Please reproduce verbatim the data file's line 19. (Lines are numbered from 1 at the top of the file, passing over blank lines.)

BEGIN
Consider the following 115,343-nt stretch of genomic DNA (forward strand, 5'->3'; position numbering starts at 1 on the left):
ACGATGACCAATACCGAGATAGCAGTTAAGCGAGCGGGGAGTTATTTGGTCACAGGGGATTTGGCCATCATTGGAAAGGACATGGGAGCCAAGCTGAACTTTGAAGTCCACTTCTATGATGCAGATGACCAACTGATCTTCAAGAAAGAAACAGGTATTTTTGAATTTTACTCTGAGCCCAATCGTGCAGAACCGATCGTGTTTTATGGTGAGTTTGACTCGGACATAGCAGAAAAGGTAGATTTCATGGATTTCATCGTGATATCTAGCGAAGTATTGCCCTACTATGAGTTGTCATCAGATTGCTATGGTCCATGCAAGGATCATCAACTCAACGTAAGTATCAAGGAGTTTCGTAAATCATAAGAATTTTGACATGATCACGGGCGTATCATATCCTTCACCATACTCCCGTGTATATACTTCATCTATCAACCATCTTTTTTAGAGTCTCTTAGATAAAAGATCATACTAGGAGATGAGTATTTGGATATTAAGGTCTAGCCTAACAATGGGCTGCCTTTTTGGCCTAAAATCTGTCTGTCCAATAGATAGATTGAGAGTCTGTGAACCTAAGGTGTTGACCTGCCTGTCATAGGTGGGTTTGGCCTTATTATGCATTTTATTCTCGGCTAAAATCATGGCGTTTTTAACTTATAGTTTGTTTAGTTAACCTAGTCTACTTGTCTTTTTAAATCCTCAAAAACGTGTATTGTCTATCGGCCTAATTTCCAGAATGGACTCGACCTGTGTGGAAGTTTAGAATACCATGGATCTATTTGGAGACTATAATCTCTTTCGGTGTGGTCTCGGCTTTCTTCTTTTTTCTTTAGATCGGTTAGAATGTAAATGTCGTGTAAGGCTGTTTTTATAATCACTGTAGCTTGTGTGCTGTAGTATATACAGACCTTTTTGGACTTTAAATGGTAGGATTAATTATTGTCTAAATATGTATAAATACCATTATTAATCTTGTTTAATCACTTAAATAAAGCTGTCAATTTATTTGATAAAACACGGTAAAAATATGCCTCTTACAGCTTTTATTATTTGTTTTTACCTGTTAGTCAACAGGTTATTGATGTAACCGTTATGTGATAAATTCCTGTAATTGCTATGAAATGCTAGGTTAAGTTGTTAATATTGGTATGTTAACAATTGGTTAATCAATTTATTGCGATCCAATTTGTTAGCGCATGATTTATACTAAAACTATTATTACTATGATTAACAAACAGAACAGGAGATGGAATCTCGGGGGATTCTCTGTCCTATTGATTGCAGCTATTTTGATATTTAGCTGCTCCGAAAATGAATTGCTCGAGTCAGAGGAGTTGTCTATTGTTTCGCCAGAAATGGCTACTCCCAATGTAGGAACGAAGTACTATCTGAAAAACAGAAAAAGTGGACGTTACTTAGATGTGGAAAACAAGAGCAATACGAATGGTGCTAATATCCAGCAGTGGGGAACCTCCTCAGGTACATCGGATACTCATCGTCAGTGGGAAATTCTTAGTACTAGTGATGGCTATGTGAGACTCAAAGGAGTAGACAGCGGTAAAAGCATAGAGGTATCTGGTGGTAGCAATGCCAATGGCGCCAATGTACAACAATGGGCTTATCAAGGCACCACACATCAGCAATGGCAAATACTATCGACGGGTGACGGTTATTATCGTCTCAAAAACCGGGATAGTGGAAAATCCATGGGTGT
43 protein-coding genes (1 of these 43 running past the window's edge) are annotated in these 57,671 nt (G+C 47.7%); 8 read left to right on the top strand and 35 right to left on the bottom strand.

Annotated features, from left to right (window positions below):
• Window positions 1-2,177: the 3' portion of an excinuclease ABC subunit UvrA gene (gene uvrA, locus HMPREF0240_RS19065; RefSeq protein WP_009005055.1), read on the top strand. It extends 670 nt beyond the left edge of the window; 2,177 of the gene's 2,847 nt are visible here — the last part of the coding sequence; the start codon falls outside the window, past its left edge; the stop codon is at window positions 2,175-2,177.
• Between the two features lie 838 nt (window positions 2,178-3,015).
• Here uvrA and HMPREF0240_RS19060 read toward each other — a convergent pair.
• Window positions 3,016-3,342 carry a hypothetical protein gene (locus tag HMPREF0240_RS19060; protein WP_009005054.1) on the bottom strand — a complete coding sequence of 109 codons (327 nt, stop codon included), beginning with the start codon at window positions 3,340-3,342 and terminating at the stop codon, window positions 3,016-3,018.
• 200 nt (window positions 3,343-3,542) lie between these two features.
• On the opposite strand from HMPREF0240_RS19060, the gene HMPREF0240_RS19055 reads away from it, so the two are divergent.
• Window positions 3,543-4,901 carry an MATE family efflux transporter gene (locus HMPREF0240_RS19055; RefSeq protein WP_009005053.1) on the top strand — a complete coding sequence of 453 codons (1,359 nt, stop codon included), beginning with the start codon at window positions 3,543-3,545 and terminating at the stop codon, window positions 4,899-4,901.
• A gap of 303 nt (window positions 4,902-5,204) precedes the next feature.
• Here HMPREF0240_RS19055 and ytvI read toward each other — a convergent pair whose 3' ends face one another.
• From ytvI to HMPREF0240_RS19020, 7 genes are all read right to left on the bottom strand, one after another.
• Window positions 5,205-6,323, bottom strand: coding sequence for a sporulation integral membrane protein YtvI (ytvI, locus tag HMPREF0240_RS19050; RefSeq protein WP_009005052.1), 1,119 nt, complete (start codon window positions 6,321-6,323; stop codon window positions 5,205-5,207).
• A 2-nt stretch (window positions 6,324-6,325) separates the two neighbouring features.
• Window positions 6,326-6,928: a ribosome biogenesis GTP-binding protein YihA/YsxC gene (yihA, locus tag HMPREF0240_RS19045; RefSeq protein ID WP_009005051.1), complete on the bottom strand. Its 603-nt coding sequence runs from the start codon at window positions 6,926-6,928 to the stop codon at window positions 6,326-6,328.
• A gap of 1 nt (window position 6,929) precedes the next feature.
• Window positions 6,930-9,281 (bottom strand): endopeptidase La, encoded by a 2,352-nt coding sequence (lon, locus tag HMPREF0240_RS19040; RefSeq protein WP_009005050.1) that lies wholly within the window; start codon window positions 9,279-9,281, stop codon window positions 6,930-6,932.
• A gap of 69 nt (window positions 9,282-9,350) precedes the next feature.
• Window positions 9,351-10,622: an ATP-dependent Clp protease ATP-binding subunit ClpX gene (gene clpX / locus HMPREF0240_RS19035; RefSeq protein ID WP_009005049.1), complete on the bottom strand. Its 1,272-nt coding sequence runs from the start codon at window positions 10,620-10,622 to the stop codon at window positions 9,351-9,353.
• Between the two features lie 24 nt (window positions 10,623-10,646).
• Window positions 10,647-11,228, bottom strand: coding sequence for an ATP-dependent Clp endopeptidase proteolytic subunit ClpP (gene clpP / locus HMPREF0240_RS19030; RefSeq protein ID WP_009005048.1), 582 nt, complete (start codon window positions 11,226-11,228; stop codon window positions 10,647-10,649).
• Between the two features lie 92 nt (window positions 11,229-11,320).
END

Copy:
• Window positions 6,930-9,281 (bottom strand): endopeptidase La, encoded by a 2,352-nt coding sequence (lon, locus tag HMPREF0240_RS19040; RefSeq protein WP_009005050.1) that lies wholly within the window; start codon window positions 9,279-9,281, stop codon window positions 6,930-6,932.